By Lane Thuet
The Book of Mormon claims to be a record of a group of Israelites that traveled to the American continent around 600 BC, as well as the record of another group that settled there at the time of the Tower of Babel. The book speaks of their populating and settling vast areas of the land in great numbers. It tells of their cities, kings, monetary system, bandits, farming habits, worship practices, and wars.
If the Book of Mormon is true, then we can reasonably expect that there would be many artifacts uncovered that match the story told within the pages of the book. Yet this is not the case. After scores of years of archaeology in the New World, no artifacts have ever been found that clearly link the Book of Mormon to the Mesoamerican people. We can’t help but wonder why this is the case. While it has often been claimed by zealous Mormon members that there is an overwhelming amount of archaeological evidence proving the Book of Mormon to be true, there has never been an artifact found that shows a clear and undeniable link to the book. By contrast, evidence for the truthfulness of the Bible is more than abundant. In many cases, even minute details recorded in the Bible are proven correct by the artifacts discovered. There have even been times when these finds have shown the biblical account to be correct where some history books had claimed it was wrong.
There was one item unearthed in Izapa, Mexico, though, which has been a topic of discussion since its discovery in 1941. It is a large stone monument (stela) covered with intricate carvings, dominated by the figure of a fruit-bearing tree. Matthew W. Stirling, the archaeologist who found it, labeled the stone “Stela 5.” It was photographed and published in 1943.
Ten years later, the real discussion over this monument began when a Mormon professor, M. Wells Jakeman – chairman of the Department of Archaeology at Brigham Young University – concluded that the scene carved on “Stela 5 was a depiction of Lehi’s vision of the Tree of Life described in 1 Nephi 8:10-15” from the Book of Mormon. If this were shown to be correct, then it would go a long way in proving the Book of Mormon to be a true record. Stories about the stone spread like wildfire through the Mormon Church, and Prof. Jakeman was immediately in demand to speak on his interpretation of Stela 5. Jakeman even published a small drawing of the stone with various items on it labeled and referenced to the Book of Mormon text. Among the identified features, Jakeman named several figures on the carving Lehi, Sariah, Laman, Lemuel, Sam, Nephi and a figure in a white robe – claiming that these names were easily identified by items on the carving itself. All of these people he mentioned (assuming the figure in the white robe refers to Christ) are significant characters in the Book of Mormon account, primarily in the opening chapters.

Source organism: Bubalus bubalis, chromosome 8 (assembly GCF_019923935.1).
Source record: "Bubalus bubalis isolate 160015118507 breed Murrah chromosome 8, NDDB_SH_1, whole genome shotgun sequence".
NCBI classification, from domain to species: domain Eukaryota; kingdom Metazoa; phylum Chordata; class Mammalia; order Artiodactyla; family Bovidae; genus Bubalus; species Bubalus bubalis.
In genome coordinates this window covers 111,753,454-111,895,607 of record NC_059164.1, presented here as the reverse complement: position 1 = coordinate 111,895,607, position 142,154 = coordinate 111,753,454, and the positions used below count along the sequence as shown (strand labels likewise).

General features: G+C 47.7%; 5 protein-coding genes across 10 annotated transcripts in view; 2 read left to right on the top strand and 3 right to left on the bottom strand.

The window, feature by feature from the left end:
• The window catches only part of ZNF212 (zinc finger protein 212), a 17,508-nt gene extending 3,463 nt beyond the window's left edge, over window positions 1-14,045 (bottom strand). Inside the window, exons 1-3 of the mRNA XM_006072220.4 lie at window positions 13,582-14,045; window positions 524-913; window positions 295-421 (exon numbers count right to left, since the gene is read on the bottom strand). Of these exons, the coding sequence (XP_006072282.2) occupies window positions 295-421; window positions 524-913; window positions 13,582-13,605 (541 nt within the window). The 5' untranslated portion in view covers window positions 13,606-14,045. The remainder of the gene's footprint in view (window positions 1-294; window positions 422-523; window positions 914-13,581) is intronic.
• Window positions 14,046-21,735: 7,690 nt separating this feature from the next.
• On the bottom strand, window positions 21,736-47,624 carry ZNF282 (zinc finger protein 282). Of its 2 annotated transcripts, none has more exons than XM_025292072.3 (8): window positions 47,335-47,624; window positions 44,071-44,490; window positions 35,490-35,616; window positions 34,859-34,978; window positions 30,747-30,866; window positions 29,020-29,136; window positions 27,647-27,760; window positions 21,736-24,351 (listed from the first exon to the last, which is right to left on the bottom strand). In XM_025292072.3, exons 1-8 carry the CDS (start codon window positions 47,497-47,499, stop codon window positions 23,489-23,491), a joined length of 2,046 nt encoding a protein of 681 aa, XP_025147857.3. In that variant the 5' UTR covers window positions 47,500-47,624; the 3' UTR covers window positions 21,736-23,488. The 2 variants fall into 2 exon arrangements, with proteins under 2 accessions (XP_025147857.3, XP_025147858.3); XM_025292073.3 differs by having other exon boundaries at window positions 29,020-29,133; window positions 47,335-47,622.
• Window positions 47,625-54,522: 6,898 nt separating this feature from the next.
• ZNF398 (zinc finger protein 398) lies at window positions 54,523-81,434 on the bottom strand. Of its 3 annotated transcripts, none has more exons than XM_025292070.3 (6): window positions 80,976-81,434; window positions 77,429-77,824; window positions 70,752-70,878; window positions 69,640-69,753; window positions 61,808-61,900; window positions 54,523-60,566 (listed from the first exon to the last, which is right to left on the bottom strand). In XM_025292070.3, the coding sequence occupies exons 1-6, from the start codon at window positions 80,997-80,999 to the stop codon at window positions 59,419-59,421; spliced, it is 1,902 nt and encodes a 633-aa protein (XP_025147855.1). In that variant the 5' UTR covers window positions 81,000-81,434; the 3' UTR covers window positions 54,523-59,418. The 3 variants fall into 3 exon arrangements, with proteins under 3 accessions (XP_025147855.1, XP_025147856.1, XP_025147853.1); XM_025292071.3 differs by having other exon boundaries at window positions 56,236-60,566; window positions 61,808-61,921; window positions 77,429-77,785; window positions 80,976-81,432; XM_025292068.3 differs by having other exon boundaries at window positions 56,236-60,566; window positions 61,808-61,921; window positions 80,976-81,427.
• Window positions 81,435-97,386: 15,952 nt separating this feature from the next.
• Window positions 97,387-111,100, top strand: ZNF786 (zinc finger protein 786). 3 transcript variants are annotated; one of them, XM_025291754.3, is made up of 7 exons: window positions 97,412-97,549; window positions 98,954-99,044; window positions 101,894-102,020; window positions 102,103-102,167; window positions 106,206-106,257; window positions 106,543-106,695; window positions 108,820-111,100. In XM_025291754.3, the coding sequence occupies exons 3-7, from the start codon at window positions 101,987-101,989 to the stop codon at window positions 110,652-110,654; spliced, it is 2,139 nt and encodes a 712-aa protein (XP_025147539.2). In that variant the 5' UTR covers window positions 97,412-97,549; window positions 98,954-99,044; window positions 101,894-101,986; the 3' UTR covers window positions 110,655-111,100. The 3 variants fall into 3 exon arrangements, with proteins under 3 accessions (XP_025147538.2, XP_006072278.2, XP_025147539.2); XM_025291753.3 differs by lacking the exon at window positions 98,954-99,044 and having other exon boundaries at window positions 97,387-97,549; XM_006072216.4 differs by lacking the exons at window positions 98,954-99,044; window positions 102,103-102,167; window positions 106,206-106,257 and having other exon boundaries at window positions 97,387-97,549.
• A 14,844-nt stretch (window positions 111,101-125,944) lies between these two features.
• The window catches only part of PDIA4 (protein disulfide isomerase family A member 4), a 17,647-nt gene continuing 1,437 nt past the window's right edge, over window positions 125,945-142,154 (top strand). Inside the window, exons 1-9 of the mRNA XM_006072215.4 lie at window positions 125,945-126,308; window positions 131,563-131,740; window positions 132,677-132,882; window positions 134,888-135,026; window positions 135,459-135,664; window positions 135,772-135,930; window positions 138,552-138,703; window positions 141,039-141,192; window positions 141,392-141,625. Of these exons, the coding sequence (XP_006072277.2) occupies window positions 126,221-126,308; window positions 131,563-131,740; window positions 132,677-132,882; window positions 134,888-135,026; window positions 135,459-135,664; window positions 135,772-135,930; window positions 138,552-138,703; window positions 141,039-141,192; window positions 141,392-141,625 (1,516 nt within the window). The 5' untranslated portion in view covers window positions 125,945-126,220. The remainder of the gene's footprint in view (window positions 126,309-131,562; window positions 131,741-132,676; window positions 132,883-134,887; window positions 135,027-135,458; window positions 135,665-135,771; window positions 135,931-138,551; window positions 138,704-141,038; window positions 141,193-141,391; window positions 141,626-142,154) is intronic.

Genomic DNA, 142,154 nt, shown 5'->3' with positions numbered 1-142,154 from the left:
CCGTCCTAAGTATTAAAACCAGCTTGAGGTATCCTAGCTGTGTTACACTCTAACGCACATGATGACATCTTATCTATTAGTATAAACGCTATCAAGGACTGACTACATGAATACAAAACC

In a conference message given in October of 1954, LDS Seventy Milton R. Hunter used Jakeman’s conclusions in a faith-promoting sermon regarding the Book of Mormon‘s authenticity (Conference Report, October 1954, p. 108). On occasion, we still come across Latter-day Saints who use this discovery as “proof” for the historicity of the Book of Mormon. But is Dr. Jakeman’s interpretation correct?
Many scholars with the requisite technical training, knowledge, and experience in this area have examined the stone and Dr. Jakeman’s interpretation of it. Some of these scholars are LDS and some are not. But their conclusions are all the same: Professor Jakeman’s interpretation is not correct.